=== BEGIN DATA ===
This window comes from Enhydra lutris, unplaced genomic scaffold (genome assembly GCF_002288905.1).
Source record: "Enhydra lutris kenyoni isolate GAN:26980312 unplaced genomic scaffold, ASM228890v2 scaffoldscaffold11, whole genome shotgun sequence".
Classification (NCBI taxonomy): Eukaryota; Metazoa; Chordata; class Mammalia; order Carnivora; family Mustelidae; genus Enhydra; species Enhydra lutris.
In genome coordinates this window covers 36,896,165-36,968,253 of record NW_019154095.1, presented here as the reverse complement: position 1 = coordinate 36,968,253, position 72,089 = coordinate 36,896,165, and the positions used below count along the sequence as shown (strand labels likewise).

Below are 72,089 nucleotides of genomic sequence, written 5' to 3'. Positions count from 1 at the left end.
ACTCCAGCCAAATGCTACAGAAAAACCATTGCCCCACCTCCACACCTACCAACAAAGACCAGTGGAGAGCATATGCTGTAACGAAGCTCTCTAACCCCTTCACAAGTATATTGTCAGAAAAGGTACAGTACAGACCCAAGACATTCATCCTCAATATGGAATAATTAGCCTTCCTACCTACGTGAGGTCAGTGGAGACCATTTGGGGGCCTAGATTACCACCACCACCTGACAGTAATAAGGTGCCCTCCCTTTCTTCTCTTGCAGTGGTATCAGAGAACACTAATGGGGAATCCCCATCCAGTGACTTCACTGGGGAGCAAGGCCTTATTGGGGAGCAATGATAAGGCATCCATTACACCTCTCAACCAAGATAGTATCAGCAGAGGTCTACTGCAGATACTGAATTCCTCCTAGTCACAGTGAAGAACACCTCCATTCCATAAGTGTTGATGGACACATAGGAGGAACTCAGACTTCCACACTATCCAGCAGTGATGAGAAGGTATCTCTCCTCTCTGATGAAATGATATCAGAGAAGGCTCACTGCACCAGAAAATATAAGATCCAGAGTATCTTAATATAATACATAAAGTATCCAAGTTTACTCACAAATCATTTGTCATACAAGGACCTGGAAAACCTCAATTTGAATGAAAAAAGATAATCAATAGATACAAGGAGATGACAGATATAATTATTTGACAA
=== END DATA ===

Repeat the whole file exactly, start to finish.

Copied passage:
This window comes from Enhydra lutris, unplaced genomic scaffold (genome assembly GCF_002288905.1).
Source record: "Enhydra lutris kenyoni isolate GAN:26980312 unplaced genomic scaffold, ASM228890v2 scaffoldscaffold11, whole genome shotgun sequence".
Classification (NCBI taxonomy): Eukaryota; Metazoa; Chordata; class Mammalia; order Carnivora; family Mustelidae; genus Enhydra; species Enhydra lutris.
In genome coordinates this window covers 36,896,165-36,968,253 of record NW_019154095.1, presented here as the reverse complement: position 1 = coordinate 36,968,253, position 72,089 = coordinate 36,896,165, and the positions used below count along the sequence as shown (strand labels likewise).

Below are 72,089 nucleotides of genomic sequence, written 5' to 3'. Positions count from 1 at the left end.
ACTCCAGCCAAATGCTACAGAAAAACCATTGCCCCACCTCCACACCTACCAACAAAGACCAGTGGAGAGCATATGCTGTAACGAAGCTCTCTAACCCCTTCACAAGTATATTGTCAGAAAAGGTACAGTACAGACCCAAGACATTCATCCTCAATATGGAATAATTAGCCTTCCTACCTACGTGAGGTCAGTGGAGACCATTTGGGGGCCTAGATTACCACCACCACCTGACAGTAATAAGGTGCCCTCCCTTTCTTCTCTTGCAGTGGTATCAGAGAACACTAATGGGGAATCCCCATCCAGTGACTTCACTGGGGAGCAAGGCCTTATTGGGGAGCAATGATAAGGCATCCATTACACCTCTCAACCAAGATAGTATCAGCAGAGGTCTACTGCAGATACTGAATTCCTCCTAGTCACAGTGAAGAACACCTCCATTCCATAAGTGTTGATGGACACATAGGAGGAACTCAGACTTCCACACTATCCAGCAGTGATGAGAAGGTATCTCTCCTCTCTGATGAAATGATATCAGAGAAGGCTCACTGCACCAGAAAATATAAGATCCAGAGTATCTTAATATAATACATAAAGTATCCAAGTTTACTCACAAATCATTTGTCATACAAGGACCTGGAAAACCTCAATTTGAATGAAAAAAGATAATCAATAGATACAAGGAGATGACAGATATAATTATTTGACAA